This is the final sequence of 90 images for this project titled “No Dreams”. The reason for this is because when I sleep, I never get dreams – only nightmares.
One of my most prominent nightmares is me getting chased by Red Indians – usually the Indian Chief. The nightmare always begins with me in my bed about to fall asleep, when suddenly the wall of my room will roll up like a projector screen and I would see my mother and sister running away from something on a forest path. I will then see a group of Red Indians chasing them soon after, following which I would quickly attempt to hide myself under my blanket or under the bed. But no matter how much I try to hide, I will always be found by the Indian Chief in the form of him lifting up the blanket very slowly before attempting to kill me with his tomahawk.
Because this is one of the more prominent nightmares I have had since I was 4, I decided to re-enact it for this project in an attempt to share with others the intensity and fear I experience during this nightmare. Since the entirety of the nightmare was of me running away from the pursuing Indian Chief (endless chase), I had to find a way to end the nightmare for the sequence of 90 images. I hence came up with the idea to combine this nightmare with another memorable nightmare I had of me trapped in a lift. Since I have mild claustrophobia, this only served to intensify the fear I felt. The challenge for me for this project was hence how successfully I could convey to others the same extent of fear I experience in my nightmares.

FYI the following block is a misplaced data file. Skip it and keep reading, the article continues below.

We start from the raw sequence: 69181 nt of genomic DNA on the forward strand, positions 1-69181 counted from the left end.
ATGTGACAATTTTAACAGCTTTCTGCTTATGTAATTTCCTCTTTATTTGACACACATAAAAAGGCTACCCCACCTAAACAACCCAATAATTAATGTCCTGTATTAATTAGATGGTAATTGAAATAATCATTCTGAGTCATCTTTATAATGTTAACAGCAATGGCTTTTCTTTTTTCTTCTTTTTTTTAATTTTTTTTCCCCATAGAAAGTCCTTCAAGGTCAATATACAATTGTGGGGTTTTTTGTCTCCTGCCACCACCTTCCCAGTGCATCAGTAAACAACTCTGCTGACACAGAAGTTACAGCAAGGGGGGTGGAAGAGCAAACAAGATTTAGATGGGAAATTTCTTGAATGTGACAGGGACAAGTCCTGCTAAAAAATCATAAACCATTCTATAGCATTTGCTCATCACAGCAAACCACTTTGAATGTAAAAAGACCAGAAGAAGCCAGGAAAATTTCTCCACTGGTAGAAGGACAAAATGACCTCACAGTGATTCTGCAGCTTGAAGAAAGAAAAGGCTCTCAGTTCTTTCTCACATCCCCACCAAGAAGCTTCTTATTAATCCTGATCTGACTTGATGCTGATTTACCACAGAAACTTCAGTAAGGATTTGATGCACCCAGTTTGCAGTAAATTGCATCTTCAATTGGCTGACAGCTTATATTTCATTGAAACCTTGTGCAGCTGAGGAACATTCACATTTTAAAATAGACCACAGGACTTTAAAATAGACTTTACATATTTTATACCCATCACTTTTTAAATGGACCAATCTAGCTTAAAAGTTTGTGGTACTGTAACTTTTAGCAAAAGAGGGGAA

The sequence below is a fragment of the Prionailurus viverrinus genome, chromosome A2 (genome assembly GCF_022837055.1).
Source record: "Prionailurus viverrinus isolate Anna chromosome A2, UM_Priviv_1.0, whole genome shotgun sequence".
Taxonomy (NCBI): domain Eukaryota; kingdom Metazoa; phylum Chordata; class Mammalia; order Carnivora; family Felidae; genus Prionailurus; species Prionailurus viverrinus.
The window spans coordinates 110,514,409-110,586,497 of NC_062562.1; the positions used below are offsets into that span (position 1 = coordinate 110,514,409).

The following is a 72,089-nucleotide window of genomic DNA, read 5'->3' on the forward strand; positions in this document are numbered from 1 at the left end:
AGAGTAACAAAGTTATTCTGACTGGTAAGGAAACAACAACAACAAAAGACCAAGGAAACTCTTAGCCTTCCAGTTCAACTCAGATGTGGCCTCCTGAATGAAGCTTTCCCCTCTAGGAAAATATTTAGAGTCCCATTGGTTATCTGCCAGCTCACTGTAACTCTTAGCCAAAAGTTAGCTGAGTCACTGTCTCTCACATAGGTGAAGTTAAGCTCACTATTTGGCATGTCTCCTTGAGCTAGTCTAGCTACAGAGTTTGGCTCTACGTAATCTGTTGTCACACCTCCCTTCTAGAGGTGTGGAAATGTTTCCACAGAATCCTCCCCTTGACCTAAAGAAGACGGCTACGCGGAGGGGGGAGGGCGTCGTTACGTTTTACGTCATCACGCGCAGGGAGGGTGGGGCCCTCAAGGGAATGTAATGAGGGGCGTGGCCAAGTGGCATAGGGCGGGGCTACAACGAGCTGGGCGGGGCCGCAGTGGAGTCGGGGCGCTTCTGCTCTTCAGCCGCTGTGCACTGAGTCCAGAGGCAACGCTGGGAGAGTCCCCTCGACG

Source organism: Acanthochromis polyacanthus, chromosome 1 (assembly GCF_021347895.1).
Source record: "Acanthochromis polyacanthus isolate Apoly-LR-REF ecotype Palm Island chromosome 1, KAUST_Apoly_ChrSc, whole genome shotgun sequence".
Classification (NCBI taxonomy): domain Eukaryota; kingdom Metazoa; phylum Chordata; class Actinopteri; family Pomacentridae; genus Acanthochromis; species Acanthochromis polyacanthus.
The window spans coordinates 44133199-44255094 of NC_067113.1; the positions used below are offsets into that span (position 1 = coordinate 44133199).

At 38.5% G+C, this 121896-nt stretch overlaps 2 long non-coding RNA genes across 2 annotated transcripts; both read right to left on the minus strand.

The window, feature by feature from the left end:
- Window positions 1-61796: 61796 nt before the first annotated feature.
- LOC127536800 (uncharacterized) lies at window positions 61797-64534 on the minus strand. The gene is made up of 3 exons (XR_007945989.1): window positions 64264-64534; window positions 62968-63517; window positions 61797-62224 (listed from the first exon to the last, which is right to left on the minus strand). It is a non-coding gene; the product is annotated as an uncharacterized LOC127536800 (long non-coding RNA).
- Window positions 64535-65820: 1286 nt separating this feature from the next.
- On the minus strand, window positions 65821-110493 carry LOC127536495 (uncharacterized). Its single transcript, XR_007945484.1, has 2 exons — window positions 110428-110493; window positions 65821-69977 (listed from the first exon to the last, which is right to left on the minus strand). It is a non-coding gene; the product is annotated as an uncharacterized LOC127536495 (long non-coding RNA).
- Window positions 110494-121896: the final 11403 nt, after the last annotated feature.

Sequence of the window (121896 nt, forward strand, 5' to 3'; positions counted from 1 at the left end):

This is my brainstorming process and initial storyboard:
Some comments about my storyboard after consultation:
- How significant will the Indian feather be if the Indian Chief is introduced so early in the sequence?
- Is there any way to link the Red Indian Chief and the “Creature Doppelgänger” together?
- Be aware of pacing – sequence now consists of a lot of fast-paced motion
- Must find a way to transition and intensify the mood from intense –> intense –> ULTIMATE climax
In addition to the comments above, I also had to think of a way to show myself going through 3 transformations. Since it was a chase sequence, I felt perhaps I could show 2 “transformations” through the various extents of fear I feel throughout the chase sequence, such as when I’m trying to escape from the pursuer (Indian Chief or Doppelgänger) and the suspense when I’m hiding from them. The last transformation will then come in the form of me becoming my own nightmarish Doppelgänger in the last few images to suggest how my fear contributes to the experience of a nightmare.